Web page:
Description: Linux-Mips GIT sources for MIPS-based machines, dated 20090324

* sys-kernel/mm-sources
Available versions: (2.6.28_rc2-r1) ~2.6.28_rc2-r1!b!s
{build symlink}
Homepage: http://www.kernel.org/ http://www.gentoo.org/
Description: Andrew Morton\’s kernel, mostly fixes for 2.6 vanilla, some vm stuff too

* sys-kernel/openvz-sources
Available versions:
(2.6.18.028.064.7) ~2.6.18.028.064.7!b!s
(2.6.27-briullov.1-r2) 2.6.27.2.1-r2!b!s
(2.6.27-briullov.1-r3) [M]~2.6.27.2.1-r3!b!s
(2.6.27.9999) [M]**2.6.27.9999!b!s
{build symlink}
Homepage: http://openvz.org/
Description: Kernel sources with OpenVZ patchset

* sys-kernel/sh-sources
Available versions:
(2.6.13) *2.6.13!b!s
(2.6.14) *2.6.14!b!s
(2.6.15) *2.6.15!b!s
(2.6.16.20) *2.6.16.20!b!s
{build symlink}
Homepage: http://dev.gentoo.org/~dsd/genpatches
Description: Full SuperH sources including the gentoo patchset for the 2.6 kernel tree

* sys-kernel/sparc-sources
Available versions: (2.4.34) *2.4.34!b!s
{build symlink ultra1}
Homepage: http://www.kernel.org/ http://www.gentoo.org
Description: Full sources for the Gentoo Sparc Linux kernel

* sys-kernel/tuxonice-sources
Available versions:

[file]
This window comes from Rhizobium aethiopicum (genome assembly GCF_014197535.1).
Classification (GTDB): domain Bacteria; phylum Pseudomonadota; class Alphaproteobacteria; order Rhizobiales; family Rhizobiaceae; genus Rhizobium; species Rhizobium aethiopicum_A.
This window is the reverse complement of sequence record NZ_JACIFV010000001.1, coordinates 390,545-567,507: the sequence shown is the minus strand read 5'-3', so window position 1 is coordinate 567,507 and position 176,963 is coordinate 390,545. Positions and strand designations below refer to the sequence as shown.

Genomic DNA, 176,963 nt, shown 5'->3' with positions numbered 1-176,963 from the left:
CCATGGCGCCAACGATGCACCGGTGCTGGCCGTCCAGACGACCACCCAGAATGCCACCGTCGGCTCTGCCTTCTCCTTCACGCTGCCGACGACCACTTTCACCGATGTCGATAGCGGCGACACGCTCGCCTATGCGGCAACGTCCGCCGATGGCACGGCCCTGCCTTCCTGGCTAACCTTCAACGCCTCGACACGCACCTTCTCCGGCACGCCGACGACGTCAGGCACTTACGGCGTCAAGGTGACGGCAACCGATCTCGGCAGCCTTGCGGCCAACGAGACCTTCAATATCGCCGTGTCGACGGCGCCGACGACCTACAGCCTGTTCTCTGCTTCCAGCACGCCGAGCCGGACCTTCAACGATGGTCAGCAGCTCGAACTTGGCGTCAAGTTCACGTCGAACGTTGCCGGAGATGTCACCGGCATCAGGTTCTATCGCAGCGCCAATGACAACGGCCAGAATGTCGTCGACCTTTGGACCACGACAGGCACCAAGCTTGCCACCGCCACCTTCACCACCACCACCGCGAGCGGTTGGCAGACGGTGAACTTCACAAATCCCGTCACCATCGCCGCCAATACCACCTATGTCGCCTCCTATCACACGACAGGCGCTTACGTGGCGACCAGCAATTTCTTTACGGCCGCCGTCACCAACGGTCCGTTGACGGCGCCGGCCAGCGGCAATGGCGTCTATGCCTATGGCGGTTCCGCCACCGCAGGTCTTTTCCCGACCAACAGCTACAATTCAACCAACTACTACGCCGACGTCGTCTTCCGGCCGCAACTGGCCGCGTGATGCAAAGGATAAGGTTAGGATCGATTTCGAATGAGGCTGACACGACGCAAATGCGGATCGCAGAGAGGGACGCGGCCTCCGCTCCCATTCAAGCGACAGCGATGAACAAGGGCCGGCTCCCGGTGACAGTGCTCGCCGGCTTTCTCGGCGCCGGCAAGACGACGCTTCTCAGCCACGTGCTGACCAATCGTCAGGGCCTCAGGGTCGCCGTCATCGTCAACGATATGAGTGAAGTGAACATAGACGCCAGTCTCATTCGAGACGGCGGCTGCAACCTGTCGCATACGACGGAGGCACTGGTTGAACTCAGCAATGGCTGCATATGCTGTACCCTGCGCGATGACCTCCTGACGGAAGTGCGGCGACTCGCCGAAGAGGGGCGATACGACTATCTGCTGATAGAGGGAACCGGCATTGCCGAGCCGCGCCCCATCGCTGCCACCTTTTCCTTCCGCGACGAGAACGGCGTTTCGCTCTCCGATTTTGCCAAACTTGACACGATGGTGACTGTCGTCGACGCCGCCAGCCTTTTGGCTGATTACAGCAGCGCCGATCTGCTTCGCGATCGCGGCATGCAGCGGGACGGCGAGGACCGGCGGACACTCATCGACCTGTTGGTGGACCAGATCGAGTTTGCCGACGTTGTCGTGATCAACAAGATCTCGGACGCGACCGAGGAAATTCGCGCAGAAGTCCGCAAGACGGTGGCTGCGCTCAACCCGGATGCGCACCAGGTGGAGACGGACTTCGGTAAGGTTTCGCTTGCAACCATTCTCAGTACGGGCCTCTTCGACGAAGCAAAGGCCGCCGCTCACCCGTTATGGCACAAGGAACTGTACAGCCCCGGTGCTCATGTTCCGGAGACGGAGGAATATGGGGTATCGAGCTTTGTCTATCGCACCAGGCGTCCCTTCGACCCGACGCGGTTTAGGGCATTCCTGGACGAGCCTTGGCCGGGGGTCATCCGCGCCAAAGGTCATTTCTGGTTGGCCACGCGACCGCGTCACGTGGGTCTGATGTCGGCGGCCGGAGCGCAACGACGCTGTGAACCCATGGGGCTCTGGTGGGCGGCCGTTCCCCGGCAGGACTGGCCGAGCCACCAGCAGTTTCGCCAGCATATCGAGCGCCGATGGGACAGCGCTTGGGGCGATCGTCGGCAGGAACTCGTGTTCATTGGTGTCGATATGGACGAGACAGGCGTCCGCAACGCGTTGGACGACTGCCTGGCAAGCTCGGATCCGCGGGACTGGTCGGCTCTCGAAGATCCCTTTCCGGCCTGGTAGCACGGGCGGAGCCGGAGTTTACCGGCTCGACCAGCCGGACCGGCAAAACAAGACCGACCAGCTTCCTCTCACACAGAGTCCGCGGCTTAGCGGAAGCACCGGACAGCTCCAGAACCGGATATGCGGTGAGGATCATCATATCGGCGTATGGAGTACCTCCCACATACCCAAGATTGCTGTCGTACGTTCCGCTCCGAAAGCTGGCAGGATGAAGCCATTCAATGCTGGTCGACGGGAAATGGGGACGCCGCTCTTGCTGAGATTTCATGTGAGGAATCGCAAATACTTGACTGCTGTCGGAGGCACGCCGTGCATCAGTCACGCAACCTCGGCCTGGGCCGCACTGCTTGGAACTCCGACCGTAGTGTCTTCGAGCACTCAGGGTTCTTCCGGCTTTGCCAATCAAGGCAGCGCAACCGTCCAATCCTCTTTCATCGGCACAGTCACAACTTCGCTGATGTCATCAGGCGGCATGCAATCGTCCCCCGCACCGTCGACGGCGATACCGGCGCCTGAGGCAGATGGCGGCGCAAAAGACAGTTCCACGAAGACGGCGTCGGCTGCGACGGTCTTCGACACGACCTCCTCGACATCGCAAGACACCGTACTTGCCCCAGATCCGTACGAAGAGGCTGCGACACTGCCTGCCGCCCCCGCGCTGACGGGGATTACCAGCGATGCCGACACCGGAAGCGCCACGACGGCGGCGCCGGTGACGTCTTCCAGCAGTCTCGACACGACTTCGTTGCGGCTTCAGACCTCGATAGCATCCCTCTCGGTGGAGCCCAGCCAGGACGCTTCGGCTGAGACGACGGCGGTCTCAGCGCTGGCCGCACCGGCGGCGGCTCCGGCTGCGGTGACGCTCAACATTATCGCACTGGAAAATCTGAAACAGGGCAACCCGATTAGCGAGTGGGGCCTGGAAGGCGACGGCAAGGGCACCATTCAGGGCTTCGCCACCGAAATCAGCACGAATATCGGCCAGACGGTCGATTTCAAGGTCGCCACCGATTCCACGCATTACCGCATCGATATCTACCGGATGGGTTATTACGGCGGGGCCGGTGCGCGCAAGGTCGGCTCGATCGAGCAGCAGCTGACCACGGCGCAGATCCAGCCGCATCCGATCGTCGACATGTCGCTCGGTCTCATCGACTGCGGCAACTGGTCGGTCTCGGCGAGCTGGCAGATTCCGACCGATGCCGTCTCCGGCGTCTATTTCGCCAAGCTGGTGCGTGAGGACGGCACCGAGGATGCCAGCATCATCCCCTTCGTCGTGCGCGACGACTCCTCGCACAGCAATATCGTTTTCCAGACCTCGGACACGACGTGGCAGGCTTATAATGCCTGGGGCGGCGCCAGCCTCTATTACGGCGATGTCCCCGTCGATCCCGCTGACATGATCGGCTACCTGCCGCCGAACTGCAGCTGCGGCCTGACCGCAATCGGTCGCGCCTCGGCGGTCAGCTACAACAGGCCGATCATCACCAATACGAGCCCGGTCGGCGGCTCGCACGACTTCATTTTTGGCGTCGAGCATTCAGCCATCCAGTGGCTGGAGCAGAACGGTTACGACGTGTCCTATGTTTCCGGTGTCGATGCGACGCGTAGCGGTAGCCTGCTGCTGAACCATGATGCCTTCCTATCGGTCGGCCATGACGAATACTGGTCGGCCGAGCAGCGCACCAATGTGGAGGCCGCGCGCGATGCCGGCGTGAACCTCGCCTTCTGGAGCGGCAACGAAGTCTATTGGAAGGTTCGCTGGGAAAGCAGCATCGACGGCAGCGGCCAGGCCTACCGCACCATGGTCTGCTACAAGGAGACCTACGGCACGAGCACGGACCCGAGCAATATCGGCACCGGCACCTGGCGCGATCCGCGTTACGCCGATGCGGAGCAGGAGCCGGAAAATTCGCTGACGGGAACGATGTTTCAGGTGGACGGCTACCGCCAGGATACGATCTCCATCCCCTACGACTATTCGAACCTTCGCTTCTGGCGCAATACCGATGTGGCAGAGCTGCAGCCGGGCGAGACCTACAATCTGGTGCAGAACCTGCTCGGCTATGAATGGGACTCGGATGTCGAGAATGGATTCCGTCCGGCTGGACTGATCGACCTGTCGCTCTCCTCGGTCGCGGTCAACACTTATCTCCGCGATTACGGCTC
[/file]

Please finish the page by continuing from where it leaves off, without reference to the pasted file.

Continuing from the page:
(2.6.28-r10) 2.6.28-r10!b!s
(2.6.28-r11) ~2.6.28-r11!b!s
(2.6.29-r4) ~2.6.29-r4!b!s
(2.6.30-r6) ~2.6.30-r6!b!s
(2.6.31) ~2.6.31!b!s
{build symlink}
Homepage: http://dev.gentoo.org/~dsd/genpatches/ http://www.tuxonice.net
Description: TuxOnIce + Gentoo patchset sources

* sys-kernel/usermode-sources
Available versions:
(2.6.16-r3) ~2.6.16-r3!b!s
(2.6.16-r4) ~2.6.16-r4!b!s
(2.6.16-r5) ~2.6.16-r5!b!s
(2.6.18) ~2.6.18!b!s
(2.6.18-r1) ~2.6.18-r1!b!s
(2.6.18-r2) ~2.6.18-r2!b!s
{build symlink}
Homepage: http://www.kernel.org/ http://user-mode-linux.sourceforge.net
Description: Full sources for the User Mode Linux kernel

[D] sys-kernel/vanilla-sources
Available versions:
(2.4.37) (~)2.4.37!b!s
(2.4.37.5) (~)2.4.37.5!b!s
(2.6.16.62) (~)2.6.16.62!b!s
(2.6.19.7) 2.6.19.7!b!s
(2.6.23.17) 2.6.23.17!b!s
(2.6.24.7) 2.6.24.7!b!s
(2.6.25.20) (~)2.6.25.20!b!s
(2.6.26.7) 2.6.26.7!b!s
(2.6.26.8) (~)2.6.26.8!b!s
(2.6.27.10) 2.6.27.10!b!s
(2.6.27.12) (~)2.6.27.12!b!s
(2.6.27.31) (~)2.6.27.31!b!s
(2.6.27.32) (~)2.6.27.32!b!s
(2.6.27.33) (~)2.6.27.33!b!s
(2.6.27.34) (~)2.6.27.34!b!s
(2.6.27.35) (~)2.6.27.35!b!s